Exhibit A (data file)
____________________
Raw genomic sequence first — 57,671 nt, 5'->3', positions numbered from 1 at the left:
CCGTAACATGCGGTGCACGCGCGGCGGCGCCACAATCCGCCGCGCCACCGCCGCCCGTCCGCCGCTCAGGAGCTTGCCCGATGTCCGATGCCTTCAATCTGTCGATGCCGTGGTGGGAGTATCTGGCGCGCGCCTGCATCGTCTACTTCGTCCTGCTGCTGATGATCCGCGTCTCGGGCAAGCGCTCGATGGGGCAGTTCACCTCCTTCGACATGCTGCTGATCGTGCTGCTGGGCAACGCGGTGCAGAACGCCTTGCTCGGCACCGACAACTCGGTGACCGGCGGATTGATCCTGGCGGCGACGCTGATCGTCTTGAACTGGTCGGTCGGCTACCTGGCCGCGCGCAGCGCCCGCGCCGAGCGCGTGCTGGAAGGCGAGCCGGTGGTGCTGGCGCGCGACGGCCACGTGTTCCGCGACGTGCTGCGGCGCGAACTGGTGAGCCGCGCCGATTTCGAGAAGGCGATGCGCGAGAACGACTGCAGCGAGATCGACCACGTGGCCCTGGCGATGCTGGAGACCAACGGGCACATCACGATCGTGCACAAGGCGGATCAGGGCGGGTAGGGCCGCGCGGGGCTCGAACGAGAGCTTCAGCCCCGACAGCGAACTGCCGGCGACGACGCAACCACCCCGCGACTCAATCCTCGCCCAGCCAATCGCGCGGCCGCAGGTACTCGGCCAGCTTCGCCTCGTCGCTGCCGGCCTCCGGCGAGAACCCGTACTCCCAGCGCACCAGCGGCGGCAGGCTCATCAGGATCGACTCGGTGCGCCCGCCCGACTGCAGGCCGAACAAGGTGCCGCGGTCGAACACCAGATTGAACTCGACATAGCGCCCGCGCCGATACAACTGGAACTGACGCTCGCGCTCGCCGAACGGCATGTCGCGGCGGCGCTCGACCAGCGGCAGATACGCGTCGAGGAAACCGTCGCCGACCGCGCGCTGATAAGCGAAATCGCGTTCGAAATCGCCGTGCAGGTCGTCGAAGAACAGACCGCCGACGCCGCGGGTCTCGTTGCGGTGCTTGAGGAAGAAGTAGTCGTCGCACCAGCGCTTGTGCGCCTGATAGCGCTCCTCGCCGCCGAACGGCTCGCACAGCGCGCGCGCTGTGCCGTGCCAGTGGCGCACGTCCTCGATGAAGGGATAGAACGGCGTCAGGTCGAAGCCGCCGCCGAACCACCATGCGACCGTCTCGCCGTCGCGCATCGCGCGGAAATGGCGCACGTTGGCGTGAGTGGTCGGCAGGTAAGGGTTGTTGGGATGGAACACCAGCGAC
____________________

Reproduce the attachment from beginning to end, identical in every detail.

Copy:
Raw genomic sequence first — 57,671 nt, 5'->3', positions numbered from 1 at the left:
CCGTAACATGCGGTGCACGCGCGGCGGCGCCACAATCCGCCGCGCCACCGCCGCCCGTCCGCCGCTCAGGAGCTTGCCCGATGTCCGATGCCTTCAATCTGTCGATGCCGTGGTGGGAGTATCTGGCGCGCGCCTGCATCGTCTACTTCGTCCTGCTGCTGATGATCCGCGTCTCGGGCAAGCGCTCGATGGGGCAGTTCACCTCCTTCGACATGCTGCTGATCGTGCTGCTGGGCAACGCGGTGCAGAACGCCTTGCTCGGCACCGACAACTCGGTGACCGGCGGATTGATCCTGGCGGCGACGCTGATCGTCTTGAACTGGTCGGTCGGCTACCTGGCCGCGCGCAGCGCCCGCGCCGAGCGCGTGCTGGAAGGCGAGCCGGTGGTGCTGGCGCGCGACGGCCACGTGTTCCGCGACGTGCTGCGGCGCGAACTGGTGAGCCGCGCCGATTTCGAGAAGGCGATGCGCGAGAACGACTGCAGCGAGATCGACCACGTGGCCCTGGCGATGCTGGAGACCAACGGGCACATCACGATCGTGCACAAGGCGGATCAGGGCGGGTAGGGCCGCGCGGGGCTCGAACGAGAGCTTCAGCCCCGACAGCGAACTGCCGGCGACGACGCAACCACCCCGCGACTCAATCCTCGCCCAGCCAATCGCGCGGCCGCAGGTACTCGGCCAGCTTCGCCTCGTCGCTGCCGGCCTCCGGCGAGAACCCGTACTCCCAGCGCACCAGCGGCGGCAGGCTCATCAGGATCGACTCGGTGCGCCCGCCCGACTGCAGGCCGAACAAGGTGCCGCGGTCGAACACCAGATTGAACTCGACATAGCGCCCGCGCCGATACAACTGGAACTGACGCTCGCGCTCGCCGAACGGCATGTCGCGGCGGCGCTCGACCAGCGGCAGATACGCGTCGAGGAAACCGTCGCCGACCGCGCGCTGATAAGCGAAATCGCGTTCGAAATCGCCGTGCAGGTCGTCGAAGAACAGACCGCCGACGCCGCGGGTCTCGTTGCGGTGCTTGAGGAAGAAGTAGTCGTCGCACCAGCGCTTGTGCGCCTGATAGCGCTCCTCGCCGCCGAACGGCTCGCACAGCGCGCGCGCTGTGCCGTGCCAGTGGCGCACGTCCTCGATGAAGGGATAGAACGGCGTCAGGTCGAAGCCGCCGCCGAACCACCATGCGACCGTCTCGCCGTCGCGCATCGCGCGGAAATGGCGCACGTTGGCGTGAGTGGTCGGCAGGTAAGGGTTGTTGGGATGGAACACCAGCGAC